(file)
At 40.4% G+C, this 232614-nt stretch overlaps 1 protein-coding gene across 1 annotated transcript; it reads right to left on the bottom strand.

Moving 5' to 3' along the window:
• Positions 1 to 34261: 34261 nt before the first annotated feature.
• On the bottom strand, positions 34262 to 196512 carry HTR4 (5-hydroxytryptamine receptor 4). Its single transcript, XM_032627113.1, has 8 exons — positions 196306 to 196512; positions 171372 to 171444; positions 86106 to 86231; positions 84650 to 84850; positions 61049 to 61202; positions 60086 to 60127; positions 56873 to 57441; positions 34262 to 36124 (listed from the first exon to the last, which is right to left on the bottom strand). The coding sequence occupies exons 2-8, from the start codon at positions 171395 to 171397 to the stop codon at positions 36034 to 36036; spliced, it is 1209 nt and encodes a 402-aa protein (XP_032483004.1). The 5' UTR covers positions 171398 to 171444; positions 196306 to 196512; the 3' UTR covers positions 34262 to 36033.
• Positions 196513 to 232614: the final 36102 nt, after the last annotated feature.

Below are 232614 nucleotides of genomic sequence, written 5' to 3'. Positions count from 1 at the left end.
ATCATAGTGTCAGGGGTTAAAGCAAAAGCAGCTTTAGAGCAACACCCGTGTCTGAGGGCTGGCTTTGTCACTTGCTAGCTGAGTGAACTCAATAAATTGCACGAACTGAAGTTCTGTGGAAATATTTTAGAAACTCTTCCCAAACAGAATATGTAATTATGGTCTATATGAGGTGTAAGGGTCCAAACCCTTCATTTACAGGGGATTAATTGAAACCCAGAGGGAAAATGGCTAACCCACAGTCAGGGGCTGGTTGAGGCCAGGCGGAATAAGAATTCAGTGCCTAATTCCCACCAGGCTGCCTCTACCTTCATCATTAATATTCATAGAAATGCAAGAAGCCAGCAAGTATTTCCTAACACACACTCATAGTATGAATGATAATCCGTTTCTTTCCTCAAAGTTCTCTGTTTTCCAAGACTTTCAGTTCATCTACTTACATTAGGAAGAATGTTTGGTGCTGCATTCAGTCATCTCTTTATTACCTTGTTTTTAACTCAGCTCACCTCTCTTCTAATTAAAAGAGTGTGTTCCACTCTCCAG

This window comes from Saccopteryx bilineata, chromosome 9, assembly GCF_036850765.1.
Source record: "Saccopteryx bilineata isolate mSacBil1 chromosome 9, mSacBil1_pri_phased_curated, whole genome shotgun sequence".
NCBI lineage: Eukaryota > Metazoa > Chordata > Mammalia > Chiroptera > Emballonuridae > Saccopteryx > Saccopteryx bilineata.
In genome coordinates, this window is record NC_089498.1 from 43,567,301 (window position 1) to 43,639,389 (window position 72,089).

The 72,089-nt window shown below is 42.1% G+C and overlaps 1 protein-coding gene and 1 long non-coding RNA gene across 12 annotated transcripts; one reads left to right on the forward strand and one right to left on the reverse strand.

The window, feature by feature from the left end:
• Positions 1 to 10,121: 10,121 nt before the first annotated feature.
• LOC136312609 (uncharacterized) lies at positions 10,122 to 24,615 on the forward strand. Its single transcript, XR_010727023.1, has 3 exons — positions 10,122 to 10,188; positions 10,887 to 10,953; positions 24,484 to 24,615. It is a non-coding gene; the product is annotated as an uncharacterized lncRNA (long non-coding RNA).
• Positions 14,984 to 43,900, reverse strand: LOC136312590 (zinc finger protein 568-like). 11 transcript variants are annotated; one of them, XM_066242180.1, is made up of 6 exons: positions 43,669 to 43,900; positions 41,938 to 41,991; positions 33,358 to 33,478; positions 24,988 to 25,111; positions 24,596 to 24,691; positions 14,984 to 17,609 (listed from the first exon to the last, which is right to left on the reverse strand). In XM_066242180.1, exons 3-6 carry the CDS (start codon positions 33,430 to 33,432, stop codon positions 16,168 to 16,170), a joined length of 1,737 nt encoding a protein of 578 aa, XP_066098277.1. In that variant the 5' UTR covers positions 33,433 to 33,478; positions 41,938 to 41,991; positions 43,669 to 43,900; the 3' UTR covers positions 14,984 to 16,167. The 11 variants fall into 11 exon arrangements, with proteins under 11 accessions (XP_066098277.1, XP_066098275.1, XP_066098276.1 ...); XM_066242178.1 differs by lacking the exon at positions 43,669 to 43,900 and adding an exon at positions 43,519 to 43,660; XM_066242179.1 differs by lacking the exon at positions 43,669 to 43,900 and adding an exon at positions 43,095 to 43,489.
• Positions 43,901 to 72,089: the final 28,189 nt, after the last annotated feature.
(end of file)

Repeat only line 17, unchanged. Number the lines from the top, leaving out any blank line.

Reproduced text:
• Positions 43,901 to 72,089: the final 28,189 nt, after the last annotated feature.